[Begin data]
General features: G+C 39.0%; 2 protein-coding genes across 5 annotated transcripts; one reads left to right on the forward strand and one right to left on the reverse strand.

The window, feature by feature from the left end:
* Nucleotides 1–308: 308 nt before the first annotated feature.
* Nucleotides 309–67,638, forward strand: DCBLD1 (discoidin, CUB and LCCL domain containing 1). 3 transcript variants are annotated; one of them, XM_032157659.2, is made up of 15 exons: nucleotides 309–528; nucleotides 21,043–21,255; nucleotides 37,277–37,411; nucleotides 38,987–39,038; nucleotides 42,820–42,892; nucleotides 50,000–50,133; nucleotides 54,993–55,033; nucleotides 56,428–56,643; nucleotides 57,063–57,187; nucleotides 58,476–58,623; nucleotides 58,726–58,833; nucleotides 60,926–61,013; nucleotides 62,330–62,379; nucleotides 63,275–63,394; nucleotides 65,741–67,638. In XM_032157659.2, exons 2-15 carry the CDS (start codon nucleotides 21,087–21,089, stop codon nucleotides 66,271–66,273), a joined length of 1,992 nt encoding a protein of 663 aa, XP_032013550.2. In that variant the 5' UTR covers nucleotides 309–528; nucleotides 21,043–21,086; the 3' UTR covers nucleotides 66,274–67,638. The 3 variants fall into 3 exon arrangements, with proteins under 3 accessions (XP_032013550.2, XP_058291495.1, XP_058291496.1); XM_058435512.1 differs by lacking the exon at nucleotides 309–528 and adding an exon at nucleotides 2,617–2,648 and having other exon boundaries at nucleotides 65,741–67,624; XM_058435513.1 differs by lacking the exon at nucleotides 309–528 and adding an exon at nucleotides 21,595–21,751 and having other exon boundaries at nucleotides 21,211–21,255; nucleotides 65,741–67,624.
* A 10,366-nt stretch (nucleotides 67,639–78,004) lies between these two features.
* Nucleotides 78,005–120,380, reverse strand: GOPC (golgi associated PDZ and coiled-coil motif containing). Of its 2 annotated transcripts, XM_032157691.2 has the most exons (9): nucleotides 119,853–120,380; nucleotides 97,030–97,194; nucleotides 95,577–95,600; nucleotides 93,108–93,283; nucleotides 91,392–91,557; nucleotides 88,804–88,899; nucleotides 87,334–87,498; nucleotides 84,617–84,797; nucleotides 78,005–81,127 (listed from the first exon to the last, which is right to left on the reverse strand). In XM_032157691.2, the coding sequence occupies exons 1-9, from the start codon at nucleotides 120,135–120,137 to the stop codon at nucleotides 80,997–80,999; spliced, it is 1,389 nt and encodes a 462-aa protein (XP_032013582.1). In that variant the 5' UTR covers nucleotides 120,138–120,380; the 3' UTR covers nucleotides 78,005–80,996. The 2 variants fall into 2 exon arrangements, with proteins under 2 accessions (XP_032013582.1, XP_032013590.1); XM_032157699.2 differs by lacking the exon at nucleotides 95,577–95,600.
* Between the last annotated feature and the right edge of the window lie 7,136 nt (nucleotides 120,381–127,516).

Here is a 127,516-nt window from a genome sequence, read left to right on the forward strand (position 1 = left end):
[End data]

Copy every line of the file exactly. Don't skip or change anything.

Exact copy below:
General features: G+C 39.0%; 2 protein-coding genes across 5 annotated transcripts; one reads left to right on the forward strand and one right to left on the reverse strand.

The window, feature by feature from the left end:
* Nucleotides 1–308: 308 nt before the first annotated feature.
* Nucleotides 309–67,638, forward strand: DCBLD1 (discoidin, CUB and LCCL domain containing 1). 3 transcript variants are annotated; one of them, XM_032157659.2, is made up of 15 exons: nucleotides 309–528; nucleotides 21,043–21,255; nucleotides 37,277–37,411; nucleotides 38,987–39,038; nucleotides 42,820–42,892; nucleotides 50,000–50,133; nucleotides 54,993–55,033; nucleotides 56,428–56,643; nucleotides 57,063–57,187; nucleotides 58,476–58,623; nucleotides 58,726–58,833; nucleotides 60,926–61,013; nucleotides 62,330–62,379; nucleotides 63,275–63,394; nucleotides 65,741–67,638. In XM_032157659.2, exons 2-15 carry the CDS (start codon nucleotides 21,087–21,089, stop codon nucleotides 66,271–66,273), a joined length of 1,992 nt encoding a protein of 663 aa, XP_032013550.2. In that variant the 5' UTR covers nucleotides 309–528; nucleotides 21,043–21,086; the 3' UTR covers nucleotides 66,274–67,638. The 3 variants fall into 3 exon arrangements, with proteins under 3 accessions (XP_032013550.2, XP_058291495.1, XP_058291496.1); XM_058435512.1 differs by lacking the exon at nucleotides 309–528 and adding an exon at nucleotides 2,617–2,648 and having other exon boundaries at nucleotides 65,741–67,624; XM_058435513.1 differs by lacking the exon at nucleotides 309–528 and adding an exon at nucleotides 21,595–21,751 and having other exon boundaries at nucleotides 21,211–21,255; nucleotides 65,741–67,624.
* A 10,366-nt stretch (nucleotides 67,639–78,004) lies between these two features.
* Nucleotides 78,005–120,380, reverse strand: GOPC (golgi associated PDZ and coiled-coil motif containing). Of its 2 annotated transcripts, XM_032157691.2 has the most exons (9): nucleotides 119,853–120,380; nucleotides 97,030–97,194; nucleotides 95,577–95,600; nucleotides 93,108–93,283; nucleotides 91,392–91,557; nucleotides 88,804–88,899; nucleotides 87,334–87,498; nucleotides 84,617–84,797; nucleotides 78,005–81,127 (listed from the first exon to the last, which is right to left on the reverse strand). In XM_032157691.2, the coding sequence occupies exons 1-9, from the start codon at nucleotides 120,135–120,137 to the stop codon at nucleotides 80,997–80,999; spliced, it is 1,389 nt and encodes a 462-aa protein (XP_032013582.1). In that variant the 5' UTR covers nucleotides 120,138–120,380; the 3' UTR covers nucleotides 78,005–80,996. The 2 variants fall into 2 exon arrangements, with proteins under 2 accessions (XP_032013582.1, XP_032013590.1); XM_032157699.2 differs by lacking the exon at nucleotides 95,577–95,600.
* Between the last annotated feature and the right edge of the window lie 7,136 nt (nucleotides 120,381–127,516).

Here is a 127,516-nt window from a genome sequence, read left to right on the forward strand (position 1 = left end):